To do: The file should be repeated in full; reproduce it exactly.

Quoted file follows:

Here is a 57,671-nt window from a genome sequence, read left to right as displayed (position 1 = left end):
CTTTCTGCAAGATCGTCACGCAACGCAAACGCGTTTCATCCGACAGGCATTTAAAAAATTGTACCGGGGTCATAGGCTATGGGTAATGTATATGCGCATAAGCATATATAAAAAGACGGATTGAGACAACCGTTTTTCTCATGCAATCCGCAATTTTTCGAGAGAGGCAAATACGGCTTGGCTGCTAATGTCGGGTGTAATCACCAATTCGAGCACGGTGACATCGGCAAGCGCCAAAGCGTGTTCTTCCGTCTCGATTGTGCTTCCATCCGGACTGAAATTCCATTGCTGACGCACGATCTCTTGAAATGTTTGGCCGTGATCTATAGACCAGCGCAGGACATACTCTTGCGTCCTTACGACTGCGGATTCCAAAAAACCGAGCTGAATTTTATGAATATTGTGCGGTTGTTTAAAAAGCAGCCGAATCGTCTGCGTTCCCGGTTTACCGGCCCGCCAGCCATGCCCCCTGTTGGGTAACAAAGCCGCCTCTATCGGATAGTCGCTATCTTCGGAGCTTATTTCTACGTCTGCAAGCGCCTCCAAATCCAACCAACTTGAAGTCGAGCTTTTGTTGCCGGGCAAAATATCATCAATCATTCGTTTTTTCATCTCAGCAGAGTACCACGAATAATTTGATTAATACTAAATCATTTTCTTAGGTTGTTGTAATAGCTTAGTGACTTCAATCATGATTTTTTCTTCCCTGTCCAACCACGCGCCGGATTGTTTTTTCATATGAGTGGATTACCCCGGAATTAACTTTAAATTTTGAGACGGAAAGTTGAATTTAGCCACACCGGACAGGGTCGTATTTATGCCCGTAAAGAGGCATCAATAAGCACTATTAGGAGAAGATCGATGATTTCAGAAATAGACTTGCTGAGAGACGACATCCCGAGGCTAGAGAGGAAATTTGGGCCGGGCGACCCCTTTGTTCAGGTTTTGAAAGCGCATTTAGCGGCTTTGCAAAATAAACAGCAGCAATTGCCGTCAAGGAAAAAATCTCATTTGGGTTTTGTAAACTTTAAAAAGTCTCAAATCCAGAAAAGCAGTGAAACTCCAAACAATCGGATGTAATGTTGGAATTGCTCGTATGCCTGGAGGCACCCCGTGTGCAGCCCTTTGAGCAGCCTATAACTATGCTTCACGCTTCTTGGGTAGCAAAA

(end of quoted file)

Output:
Here is a 57,671-nt window from a genome sequence, read left to right as displayed (position 1 = left end):
CTTTCTGCAAGATCGTCACGCAACGCAAACGCGTTTCATCCGACAGGCATTTAAAAAATTGTACCGGGGTCATAGGCTATGGGTAATGTATATGCGCATAAGCATATATAAAAAGACGGATTGAGACAACCGTTTTTCTCATGCAATCCGCAATTTTTCGAGAGAGGCAAATACGGCTTGGCTGCTAATGTCGGGTGTAATCACCAATTCGAGCACGGTGACATCGGCAAGCGCCAAAGCGTGTTCTTCCGTCTCGATTGTGCTTCCATCCGGACTGAAATTCCATTGCTGACGCACGATCTCTTGAAATGTTTGGCCGTGATCTATAGACCAGCGCAGGACATACTCTTGCGTCCTTACGACTGCGGATTCCAAAAAACCGAGCTGAATTTTATGAATATTGTGCGGTTGTTTAAAAAGCAGCCGAATCGTCTGCGTTCCCGGTTTACCGGCCCGCCAGCCATGCCCCCTGTTGGGTAACAAAGCCGCCTCTATCGGATAGTCGCTATCTTCGGAGCTTATTTCTACGTCTGCAAGCGCCTCCAAATCCAACCAACTTGAAGTCGAGCTTTTGTTGCCGGGCAAAATATCATCAATCATTCGTTTTTTCATCTCAGCAGAGTACCACGAATAATTTGATTAATACTAAATCATTTTCTTAGGTTGTTGTAATAGCTTAGTGACTTCAATCATGATTTTTTCTTCCCTGTCCAACCACGCGCCGGATTGTTTTTTCATATGAGTGGATTACCCCGGAATTAACTTTAAATTTTGAGACGGAAAGTTGAATTTAGCCACACCGGACAGGGTCGTATTTATGCCCGTAAAGAGGCATCAATAAGCACTATTAGGAGAAGATCGATGATTTCAGAAATAGACTTGCTGAGAGACGACATCCCGAGGCTAGAGAGGAAATTTGGGCCGGGCGACCCCTTTGTTCAGGTTTTGAAAGCGCATTTAGCGGCTTTGCAAAATAAACAGCAGCAATTGCCGTCAAGGAAAAAATCTCATTTGGGTTTTGTAAACTTTAAAAAGTCTCAAATCCAGAAAAGCAGTGAAACTCCAAACAATCGGATGTAATGTTGGAATTGCTCGTATGCCTGGAGGCACCCCGTGTGCAGCCCTTTGAGCAGCCTATAACTATGCTTCACGCTTCTTGGGTAGCAAAA